Aquaman 24

aquaman 24

Today, Mikyzptlk and Patrick are discussing Aquaman 24, originally released October 23rd, 2013.

MikyzptlkFamilies can be tough to deal with. Sometimes, you want nothing more than to make sure that everyone is happy, even if that means doing what is expected of you. Other times, maybe even most of the time,  you just want to head for the hills and do your own thing. Aquaman has it infinitely worse because he has a royal family to deal with. For years, Aquaman was planted firmly in the hills doing his own thing until he made the choice to become the king of Atlantis. It’s a bit of a bummer though, because Aquaman 24 reveals that he was never meant to be king in the first place and that he might just be the villain of this piece…or at least the descendant of one. 

Six months have passed since Aquaman fell. The Dead King has taken Atlantis, and Mera is nowhere to be found. Vulko has been keeping Aquaman safe in the frozen depths of Antarctica. He’s also been keeping him near the icy prison that once held The Dead King, as well as some devastating answers. Aquaman learns that The Dead King is actually Atlan, the creator of Atlantis. Long ago, he ruled Atlantis and started making waves (stay with me people), when he began making good decisions that some bad people (like his brother Orin) did not like. After a short time, his brother betrays and attempts to kill Atlan, but succeeds in killing Atlan’s family. Years pass before Atlan returns with powerful weaponry and a lust for revenge. Atlan kills his brother and then sinks all of Atlantis. Aquaman finds this all hard to believe, but is then dealt a potentially worse revelation. Arthur is not a descendant of Atlan, but…

Bad New BarerThe majority of this issue takes place via flashback. After the narrative delay that was Villain’s Month, I was really looking forward to seeing more of the Death of a King story unfold. When I first realized that the majority of this issue would be a history lesson, I began to roll my eyes. However, as the history lesson unfolded, I was pleasantly surprised to find something compelling.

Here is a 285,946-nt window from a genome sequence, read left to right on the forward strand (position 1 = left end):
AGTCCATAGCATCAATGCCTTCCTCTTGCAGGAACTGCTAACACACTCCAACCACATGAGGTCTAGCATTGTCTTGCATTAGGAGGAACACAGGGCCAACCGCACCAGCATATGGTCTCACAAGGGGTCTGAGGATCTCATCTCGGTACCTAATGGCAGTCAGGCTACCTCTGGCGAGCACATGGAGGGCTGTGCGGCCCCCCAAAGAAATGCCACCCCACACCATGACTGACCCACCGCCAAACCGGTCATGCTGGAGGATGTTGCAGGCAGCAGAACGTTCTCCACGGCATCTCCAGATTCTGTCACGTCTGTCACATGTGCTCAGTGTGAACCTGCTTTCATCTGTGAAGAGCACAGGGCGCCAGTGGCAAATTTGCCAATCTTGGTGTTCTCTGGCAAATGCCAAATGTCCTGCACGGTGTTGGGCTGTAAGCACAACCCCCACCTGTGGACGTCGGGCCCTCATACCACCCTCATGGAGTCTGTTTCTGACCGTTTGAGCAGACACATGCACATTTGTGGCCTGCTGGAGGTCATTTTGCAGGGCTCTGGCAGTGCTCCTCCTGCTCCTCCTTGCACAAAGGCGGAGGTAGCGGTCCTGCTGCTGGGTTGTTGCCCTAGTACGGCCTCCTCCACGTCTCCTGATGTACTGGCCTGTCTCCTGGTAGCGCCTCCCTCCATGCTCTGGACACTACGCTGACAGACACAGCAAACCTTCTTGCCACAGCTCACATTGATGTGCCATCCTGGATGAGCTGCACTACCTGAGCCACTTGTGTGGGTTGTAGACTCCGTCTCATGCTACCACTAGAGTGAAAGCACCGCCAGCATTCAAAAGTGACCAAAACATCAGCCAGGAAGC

Atlan, as it turns out, was a pretty awesome guy. Ya see, in his time Atlantis was a nation, seemingly one of, if not the most powerful nation on Earth. He began welcome people from all nations of the world to join Atlantis.

Suspect sectUnfortunately for Atlan, he was wrong about his brother. Orin kills Atlan’s family, nearly kills Atlan himself, and then, with his wife, proceeds to take Atlantis over. This doesn’t go well for anyone as Atlan only returns a few short years later to take back, and then take down, his kingdom. Suddenly, The Dead King has become a whole lot more interesting.

I feel like I’ve said this a lot lately about DC’s villains, but the best ones are the complex ones, and Geoff Johns has suddenly given me something I can really sink my teeth into with King Atlan. Not only was this guy brilliant, but he was a great leader and a total badass to boot. His downfall is absolutely tragic too. Not only did his own brother kill his family and take away his kingdom, but his altruism was taken as well. All of a sudden, I’m reading about a villain that I want to see succeed.

Not only are we told that the villain of this arc was actually a great hero, we are told that Aquaman is actually the descendant of the worst villains in Atlantean history. That’s one hell of a switcheroo, and I’m excited to see where Johns goes with this.

This issue laid out some pretty shocking revelations. We learn about The Dead King’s true identity, we learn that Aquaman is not a part of the royal Atlantean bloodline, and we learn that the Trench monsters that have been plaguing Aquaman this whole time are actually Atlanteans too.

Patrick, that’s quite a bit of new information for this series, and it seems to me that Johns is really ready to shake things up for Arthur Curry yet again. Arthur becoming King of Atlantis was a big shakeup for this book, so with that in mind, is it too soon for another status quo shift, or is this just what this series needs?

Patrick: Here’s the thing: I’m not convinced that this does represent a shift in the status quo. My first reason is that I’ve been calling Aquaman the villain of this series for years. But the second — and more compelling — reason is that Arthur’s birthright and royal lineage is never what forced him into the throne, it’s his relationships with the humans and Atlanteans, with Vulko, with his parents, with Mera, with Dr. Singh, with Orn, with Black Manta, with The Others, with the Justice League – that’s what qualifies him to lead Atlantis now. I fully expect Aquaman to overcome the secret tyranny of his ancestors and and reclaim his role in Atlantis on his own terms.

Johns and artist Paul Pelletier seem keenly aware of just how much the “on his own terms” matters to the identity of the character. I was able to rattle off a pretty impressive list of Aquaman supporting cast members, but if you think about Arthur’s actual, functional relationships with those people and groups, you’ll start to bum yourself out. The truth is that Arthur’s kind of a loner – he’s got a bad temper, and always insists that he’s going to take care of his problems on his own. Pelletier takes a few panels to emphasize this idea that “Aquaman stands alone” – and the frozen wasteland of Antarctica provides him the perfect backdrop for the lone warrior.